Saturday, July 2, 2011

Just In Time For The Holiday Weekend: Man Bites Dog

No Longer In A Trailer
It’s a couple of days before the 4th of July. Nobody really refers to it as “Independence Day” anymore. Apparently, the day has lost its formal title and is now commonly referred to as “the 4th,” as in, “Hey Bob, what are you going to be doing on the 4th?” Well, one thing I won’t be doing this year is watching fireworks.

The ongoing drought in Texas is severe, and there are burn bans in effect for the vast majority of counties in the state. Many cities and counties have cancelled their traditional fireworks display, and, have also taken the unusual step of banning the sale and use of fireworks by the public. That means no “Buy One Get Eleven Free” banners being hung at the fireworks stands this year. It’s all very necessary of course, because the cedar trees which cover the hill country are very dry, and would act as an extremely dangerous propellant in any fire. Nevertheless, I’ll miss watching the fireworks exploding above the various communities which line the banks of Lake Travis.

If fireworks are out of the picture this year, than I still have hot dogs. I love hot dogs, and I always have. In my mind, there is no better symbol for the 4th of July than the good old American hot dog. And, happily, no one is suggesting banning the hot dog. Fireworks I can easily do without, but not hot dogs.

Jeremiah Allen
Yesterday I decided to get an early start on the holiday weekend, and I headed into Austin for dogs. And, in Austin, there is no one who can build a better hot dog than Jeremiah Allen, owner and operator of Man Bites Dog. Jeremiah grew up in Bowie, Texas but has been an Austin resident for many years. Holding an MBA from Texas State, he is not your average hot dog slinger. His educational background, work ethic, and love of hot dogs have served him very well, and his business is growing.

Like many young food entrepreneurs in Austin, Jeremiah started his business in a trailer. But his goal was always to open an indoor restaurant of his own, and a couple of weeks ago he did just that. And so, Man Bites Dog is now permanently located on Burnet Road. He had originally hoped to keep the trailer on South First Street up and running after the new restaurant opened. However, shortly after opening the new place, it became very clear that it was difficult to operate in both locations without sacrificing quality, so Jeremiah wisely decided to close operations in the trailer and focus on the restaurant. Although I’m really a big fan of trailer food, I must admit that I’m glad he made the decision. I’m well past the point in my life where I enjoy sitting in a hot automobile when it’s 103 degrees outside, wolfing down some take-out food.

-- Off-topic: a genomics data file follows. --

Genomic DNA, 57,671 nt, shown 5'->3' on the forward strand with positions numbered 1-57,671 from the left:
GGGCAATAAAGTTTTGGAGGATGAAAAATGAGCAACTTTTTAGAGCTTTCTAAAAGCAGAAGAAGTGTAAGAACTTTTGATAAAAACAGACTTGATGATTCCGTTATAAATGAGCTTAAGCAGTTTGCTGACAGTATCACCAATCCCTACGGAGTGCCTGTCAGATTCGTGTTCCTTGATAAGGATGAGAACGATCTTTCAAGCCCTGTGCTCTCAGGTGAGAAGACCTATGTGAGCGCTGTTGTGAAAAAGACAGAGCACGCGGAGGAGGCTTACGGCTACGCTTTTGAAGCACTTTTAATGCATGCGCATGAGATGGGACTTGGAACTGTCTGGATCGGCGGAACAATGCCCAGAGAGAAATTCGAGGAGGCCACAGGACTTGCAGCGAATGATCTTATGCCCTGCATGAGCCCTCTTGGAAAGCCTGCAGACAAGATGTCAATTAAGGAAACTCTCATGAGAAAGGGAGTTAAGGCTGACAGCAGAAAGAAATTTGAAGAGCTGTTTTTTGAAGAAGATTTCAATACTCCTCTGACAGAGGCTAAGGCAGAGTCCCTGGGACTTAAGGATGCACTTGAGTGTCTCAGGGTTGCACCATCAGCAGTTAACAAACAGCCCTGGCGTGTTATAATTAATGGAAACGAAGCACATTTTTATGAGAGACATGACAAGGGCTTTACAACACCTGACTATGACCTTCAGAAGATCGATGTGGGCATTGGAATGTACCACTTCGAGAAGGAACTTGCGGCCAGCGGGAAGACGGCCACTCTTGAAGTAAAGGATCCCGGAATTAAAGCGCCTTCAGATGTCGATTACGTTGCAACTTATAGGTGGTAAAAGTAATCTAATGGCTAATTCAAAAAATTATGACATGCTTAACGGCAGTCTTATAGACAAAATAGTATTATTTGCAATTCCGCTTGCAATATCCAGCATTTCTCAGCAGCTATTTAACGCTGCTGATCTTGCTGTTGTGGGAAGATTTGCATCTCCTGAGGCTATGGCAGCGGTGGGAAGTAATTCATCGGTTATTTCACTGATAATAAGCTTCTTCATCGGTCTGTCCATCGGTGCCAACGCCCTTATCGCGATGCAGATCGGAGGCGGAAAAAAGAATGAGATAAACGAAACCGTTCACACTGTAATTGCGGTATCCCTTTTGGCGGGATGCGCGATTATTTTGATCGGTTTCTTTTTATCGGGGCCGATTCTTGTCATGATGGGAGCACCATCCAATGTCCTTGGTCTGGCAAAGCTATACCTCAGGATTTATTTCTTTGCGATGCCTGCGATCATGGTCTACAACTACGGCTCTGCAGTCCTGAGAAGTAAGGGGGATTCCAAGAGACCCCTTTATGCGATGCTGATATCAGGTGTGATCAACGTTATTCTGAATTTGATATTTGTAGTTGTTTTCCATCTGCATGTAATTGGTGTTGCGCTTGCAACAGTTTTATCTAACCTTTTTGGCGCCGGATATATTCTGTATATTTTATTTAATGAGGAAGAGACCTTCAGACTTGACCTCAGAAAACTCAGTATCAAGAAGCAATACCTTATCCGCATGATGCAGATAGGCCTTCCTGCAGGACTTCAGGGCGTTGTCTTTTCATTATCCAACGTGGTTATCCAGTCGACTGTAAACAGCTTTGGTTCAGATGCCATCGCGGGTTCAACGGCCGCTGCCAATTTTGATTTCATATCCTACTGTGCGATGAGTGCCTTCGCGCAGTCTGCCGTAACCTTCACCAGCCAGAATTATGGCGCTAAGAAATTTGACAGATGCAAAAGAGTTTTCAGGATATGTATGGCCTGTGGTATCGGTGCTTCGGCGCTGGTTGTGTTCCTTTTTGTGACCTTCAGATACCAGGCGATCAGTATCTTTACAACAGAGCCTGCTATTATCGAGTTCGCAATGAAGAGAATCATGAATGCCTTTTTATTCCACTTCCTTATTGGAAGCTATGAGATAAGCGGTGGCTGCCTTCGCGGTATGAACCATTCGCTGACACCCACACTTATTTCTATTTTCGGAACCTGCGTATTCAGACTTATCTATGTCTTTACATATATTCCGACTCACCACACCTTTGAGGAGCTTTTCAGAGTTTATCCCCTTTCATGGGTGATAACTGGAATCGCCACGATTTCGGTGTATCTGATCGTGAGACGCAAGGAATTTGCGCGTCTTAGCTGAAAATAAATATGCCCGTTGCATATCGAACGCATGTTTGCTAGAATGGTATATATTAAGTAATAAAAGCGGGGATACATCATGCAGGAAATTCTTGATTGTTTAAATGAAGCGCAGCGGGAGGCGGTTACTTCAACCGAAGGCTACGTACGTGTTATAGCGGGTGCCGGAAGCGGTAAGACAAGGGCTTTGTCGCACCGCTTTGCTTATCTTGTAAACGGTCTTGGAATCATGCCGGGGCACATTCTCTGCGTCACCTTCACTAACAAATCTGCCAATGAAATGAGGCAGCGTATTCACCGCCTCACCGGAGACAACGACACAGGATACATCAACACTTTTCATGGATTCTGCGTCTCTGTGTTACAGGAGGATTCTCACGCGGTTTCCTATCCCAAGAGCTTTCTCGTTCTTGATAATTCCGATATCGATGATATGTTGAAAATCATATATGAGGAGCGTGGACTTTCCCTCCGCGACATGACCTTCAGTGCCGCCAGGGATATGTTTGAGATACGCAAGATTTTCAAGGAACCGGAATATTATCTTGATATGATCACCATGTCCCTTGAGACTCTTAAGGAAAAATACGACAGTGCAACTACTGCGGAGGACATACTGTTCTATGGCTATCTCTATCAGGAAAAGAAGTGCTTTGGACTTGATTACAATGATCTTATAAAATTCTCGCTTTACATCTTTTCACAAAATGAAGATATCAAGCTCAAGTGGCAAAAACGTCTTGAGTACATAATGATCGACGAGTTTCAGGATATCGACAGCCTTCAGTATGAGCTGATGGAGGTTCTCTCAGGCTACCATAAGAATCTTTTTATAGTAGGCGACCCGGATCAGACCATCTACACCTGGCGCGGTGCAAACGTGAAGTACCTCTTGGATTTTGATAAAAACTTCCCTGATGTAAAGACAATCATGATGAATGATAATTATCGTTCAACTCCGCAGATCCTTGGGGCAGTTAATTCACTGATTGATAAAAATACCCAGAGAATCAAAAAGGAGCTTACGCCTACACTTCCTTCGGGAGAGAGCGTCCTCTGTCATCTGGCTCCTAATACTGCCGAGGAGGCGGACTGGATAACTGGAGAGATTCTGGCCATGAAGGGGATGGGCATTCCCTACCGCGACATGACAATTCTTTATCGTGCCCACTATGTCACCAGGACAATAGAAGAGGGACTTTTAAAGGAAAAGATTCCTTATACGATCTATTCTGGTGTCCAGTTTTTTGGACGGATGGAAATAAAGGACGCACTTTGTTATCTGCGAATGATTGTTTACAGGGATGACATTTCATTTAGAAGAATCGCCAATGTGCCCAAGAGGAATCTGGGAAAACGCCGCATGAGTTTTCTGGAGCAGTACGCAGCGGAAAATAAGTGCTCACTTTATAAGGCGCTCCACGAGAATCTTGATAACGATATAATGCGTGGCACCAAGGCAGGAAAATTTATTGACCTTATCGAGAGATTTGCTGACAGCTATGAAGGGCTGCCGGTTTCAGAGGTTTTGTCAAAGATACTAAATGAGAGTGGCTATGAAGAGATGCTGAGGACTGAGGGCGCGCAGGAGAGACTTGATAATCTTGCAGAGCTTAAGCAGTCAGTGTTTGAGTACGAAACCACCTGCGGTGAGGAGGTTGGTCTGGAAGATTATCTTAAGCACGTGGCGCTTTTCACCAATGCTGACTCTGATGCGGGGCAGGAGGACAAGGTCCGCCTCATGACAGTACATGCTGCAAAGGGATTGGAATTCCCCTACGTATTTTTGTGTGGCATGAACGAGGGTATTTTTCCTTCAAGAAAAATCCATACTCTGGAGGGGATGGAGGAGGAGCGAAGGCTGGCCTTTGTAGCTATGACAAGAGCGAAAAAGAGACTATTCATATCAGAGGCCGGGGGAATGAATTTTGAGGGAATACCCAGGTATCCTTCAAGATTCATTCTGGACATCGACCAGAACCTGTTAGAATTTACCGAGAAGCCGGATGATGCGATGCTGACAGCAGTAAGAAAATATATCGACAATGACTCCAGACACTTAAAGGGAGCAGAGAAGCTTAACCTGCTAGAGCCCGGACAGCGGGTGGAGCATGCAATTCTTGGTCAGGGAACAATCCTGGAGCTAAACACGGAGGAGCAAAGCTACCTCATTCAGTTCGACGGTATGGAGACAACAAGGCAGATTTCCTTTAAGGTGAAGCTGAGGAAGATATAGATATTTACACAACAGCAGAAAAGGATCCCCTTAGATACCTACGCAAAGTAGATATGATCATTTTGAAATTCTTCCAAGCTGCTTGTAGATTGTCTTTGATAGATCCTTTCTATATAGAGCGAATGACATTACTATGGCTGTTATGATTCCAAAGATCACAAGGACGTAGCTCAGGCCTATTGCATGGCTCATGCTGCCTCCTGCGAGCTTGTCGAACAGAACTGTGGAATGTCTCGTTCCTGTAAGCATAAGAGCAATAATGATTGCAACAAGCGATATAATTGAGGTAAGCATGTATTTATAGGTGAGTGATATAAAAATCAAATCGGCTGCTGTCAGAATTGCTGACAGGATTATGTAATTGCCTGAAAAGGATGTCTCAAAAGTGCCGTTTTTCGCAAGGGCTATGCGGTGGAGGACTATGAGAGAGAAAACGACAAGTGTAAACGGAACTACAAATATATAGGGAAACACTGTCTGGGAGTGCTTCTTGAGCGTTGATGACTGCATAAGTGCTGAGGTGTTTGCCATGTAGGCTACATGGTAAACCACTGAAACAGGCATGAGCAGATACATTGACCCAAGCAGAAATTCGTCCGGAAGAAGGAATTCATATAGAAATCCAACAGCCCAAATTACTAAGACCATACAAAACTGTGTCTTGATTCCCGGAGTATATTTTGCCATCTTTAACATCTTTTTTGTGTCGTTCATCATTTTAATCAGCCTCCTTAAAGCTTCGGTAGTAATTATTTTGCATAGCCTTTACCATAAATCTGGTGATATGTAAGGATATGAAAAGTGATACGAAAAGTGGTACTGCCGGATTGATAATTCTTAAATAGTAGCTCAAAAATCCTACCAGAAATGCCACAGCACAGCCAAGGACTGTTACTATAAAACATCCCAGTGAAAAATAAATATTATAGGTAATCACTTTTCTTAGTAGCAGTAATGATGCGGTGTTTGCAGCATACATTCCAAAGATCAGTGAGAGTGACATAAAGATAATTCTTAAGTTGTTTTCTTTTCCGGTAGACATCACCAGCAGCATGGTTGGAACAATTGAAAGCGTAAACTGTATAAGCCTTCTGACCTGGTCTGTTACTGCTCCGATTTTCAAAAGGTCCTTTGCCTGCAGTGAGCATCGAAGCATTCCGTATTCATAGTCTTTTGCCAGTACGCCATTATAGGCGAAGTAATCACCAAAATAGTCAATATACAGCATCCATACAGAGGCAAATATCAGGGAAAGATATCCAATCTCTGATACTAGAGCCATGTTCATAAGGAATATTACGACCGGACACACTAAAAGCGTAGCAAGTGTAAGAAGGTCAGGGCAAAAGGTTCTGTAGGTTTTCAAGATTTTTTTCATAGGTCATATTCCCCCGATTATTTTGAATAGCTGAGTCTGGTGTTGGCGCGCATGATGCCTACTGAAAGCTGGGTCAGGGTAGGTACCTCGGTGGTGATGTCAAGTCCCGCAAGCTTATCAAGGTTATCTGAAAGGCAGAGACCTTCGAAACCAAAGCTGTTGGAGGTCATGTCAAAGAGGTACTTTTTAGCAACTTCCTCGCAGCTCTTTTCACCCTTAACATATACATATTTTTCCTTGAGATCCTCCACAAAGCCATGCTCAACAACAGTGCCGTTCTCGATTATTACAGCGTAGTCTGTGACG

After Jeremiah activated the red neon “Open” sign yesterday morning, I was first in line. Because the menu was so extensive, I had a hard time deciding exactly what I wanted, because, truthfully, I wanted everything. The hot dog and sausage selections at Man Bites Dog are unique, and they all looked good, but I finally decided upon the “Danger Dog,” and the “Abe Froman.”

"Abe Froman" and "Danger Dog"
The “Danger Dog” is a bacon wrapped beef frank, deep-fried with queso fresco, jalapenos and danger sauce. The “Abe Froman” is a Chicago-style dog which features a Vienna beef frank with yellow mustard, diced onions, sweet pickle relish, tomatoes, a dill pickle spear, sport peppers, and celery salt.  Given the absence of fireworks this year, I probably should have ordered the “Bottle Rocket,” a smokey Denmark hot link topped with Sriracha mayonnaise and jalapeno relish. That would have taken some fast creative thinking on my part, and unfortunately, I didn't make the connection until after I had ordered.  Perhaps I'll celebrate with one next year.  Additional selections on the menu included, “Hair of the Dog,” “Buffalo Hottie,” “Beer Brat,” “Boss Dog,” “Cuban,” “Chili Cheese Dog,” “Reuben,” and “Old School.” There were also corn dogs, salads, a kids menu, and an ample selection of sides. Drink selections included soft drinks and ice tea, and for those so inclined, beer and wine.

The Perfect Bun
The first thing I realized when Jeremiah brought the food out is that I had probably made a mistake by ordering two hot dogs. These weren’t a couple of puny little hot dogs shoved inside tiny steamed buns like the kind you find at many places. Each of these dogs was a meal in and of itself. The hot dogs were huge, piled high with toppings, and served on toasted oversized buns. Often overlooked, is how important the quality of the bun is to the hot dog. The buns served at Man Bites Dog look to be an inch thick, and are firm enough to hold the hot dog and the toppings intact while it’s being eaten. Few things are more annoying than eating a loaded hot dog on a cheap thin bun and have it all fall apart on the very first bite.

Upon leaving Jeremiah Allen’s place, I felt a lot better about not being able to see any pyrotechnics this year. After all, aside from July 4th being a day of celebration for our country’s independence, hot dogs are truly what the holiday is all about. So, now you know what I did this July 4th weekend. Man Bites Dog.